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Improved Molecular Backbone Enhances Function of RNA Interference Tools

By BiotechDaily International staff writers
Posted on 31 Dec 2013
Biotechnology researchers have reported significant progress in the development of synthetic RNAi (RNA interference) tools by enhancing the efficiency of the molecule's 30-nucleotide backbone.

Investigators at Mirimus Inc. (Cold Spring Harbor, NY, USA) have been working to improve short hairpin RNA (shRNA) technology to better enable stable and regulated gene repression.

A short hairpin RNA (shRNA) is a snippet of RNA that contains a structural tight hairpin turn and that can be used to silence gene expression via RNA interference. The shRNA hairpin structure is cleaved by the cellular machinery into siRNA (short interfering RNA), which is then bound to the RNA-induced silencing complex (RISC). This complex knocks out gene expressing by binding to and cleaving mRNAs, which match the siRNA that is bound to it.

However, due to incomplete understanding of natural microRNA synthesis, artificial shRNAs often fail to trigger potent gene knockdown, especially when expressed from a single genomic copy. The investigators reported in the December 12, 2013, online edition of the journal Cell Reports that they had identified a conserved element 3′ of the basal stem as critically required for optimal shRNA processing and incorporated it into an optimized backbone that they called “miR-E,” which strongly increased mature shRNA levels and knockdown efficacy.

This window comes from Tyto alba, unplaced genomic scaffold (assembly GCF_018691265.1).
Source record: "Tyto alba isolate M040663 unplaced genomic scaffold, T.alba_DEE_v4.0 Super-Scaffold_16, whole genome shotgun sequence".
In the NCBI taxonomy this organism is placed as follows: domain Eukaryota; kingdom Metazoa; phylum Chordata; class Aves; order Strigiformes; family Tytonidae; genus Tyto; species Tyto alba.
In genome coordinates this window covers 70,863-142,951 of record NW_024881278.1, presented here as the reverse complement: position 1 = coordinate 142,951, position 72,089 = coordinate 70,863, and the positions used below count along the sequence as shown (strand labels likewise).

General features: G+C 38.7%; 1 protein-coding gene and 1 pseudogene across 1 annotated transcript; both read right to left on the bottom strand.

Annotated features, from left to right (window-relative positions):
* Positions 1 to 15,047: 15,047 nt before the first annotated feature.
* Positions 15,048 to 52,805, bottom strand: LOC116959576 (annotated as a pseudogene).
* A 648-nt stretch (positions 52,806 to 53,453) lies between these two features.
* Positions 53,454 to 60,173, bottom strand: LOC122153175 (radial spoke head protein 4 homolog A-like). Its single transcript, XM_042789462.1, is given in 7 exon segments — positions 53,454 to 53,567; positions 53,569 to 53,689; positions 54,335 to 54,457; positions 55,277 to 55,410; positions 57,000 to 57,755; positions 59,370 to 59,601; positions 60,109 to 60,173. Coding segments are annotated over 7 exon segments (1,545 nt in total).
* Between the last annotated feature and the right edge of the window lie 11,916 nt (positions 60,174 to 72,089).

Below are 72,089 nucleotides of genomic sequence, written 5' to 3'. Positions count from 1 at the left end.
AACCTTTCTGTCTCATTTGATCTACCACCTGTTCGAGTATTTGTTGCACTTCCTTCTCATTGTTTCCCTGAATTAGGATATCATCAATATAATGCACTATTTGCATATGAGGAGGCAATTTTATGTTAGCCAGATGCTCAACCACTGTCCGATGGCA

The investigators stated that existing miR-30 reagents could easily be converted to miR-E, and its combination with up-to-date design rules established a validated and accessible platform for generating effective single-copy shRNA libraries.

First author Dr. Christof Fellmann, senior researcher at Mirimus, said, "The molecular underpinnings of efficient gene silencing are yet to be fully understood. Potent RNAi triggers are rare and have to be identified among hundreds to thousands of possibilities for each gene. To advance current techniques, we looked at the evolutionary conservation of natural RNAi triggers to build enhanced synthetic analogues. This advancement is highly relevant to reduce to practice the great promise of RNAi for drug discovery and biomedical research."

Related Links:
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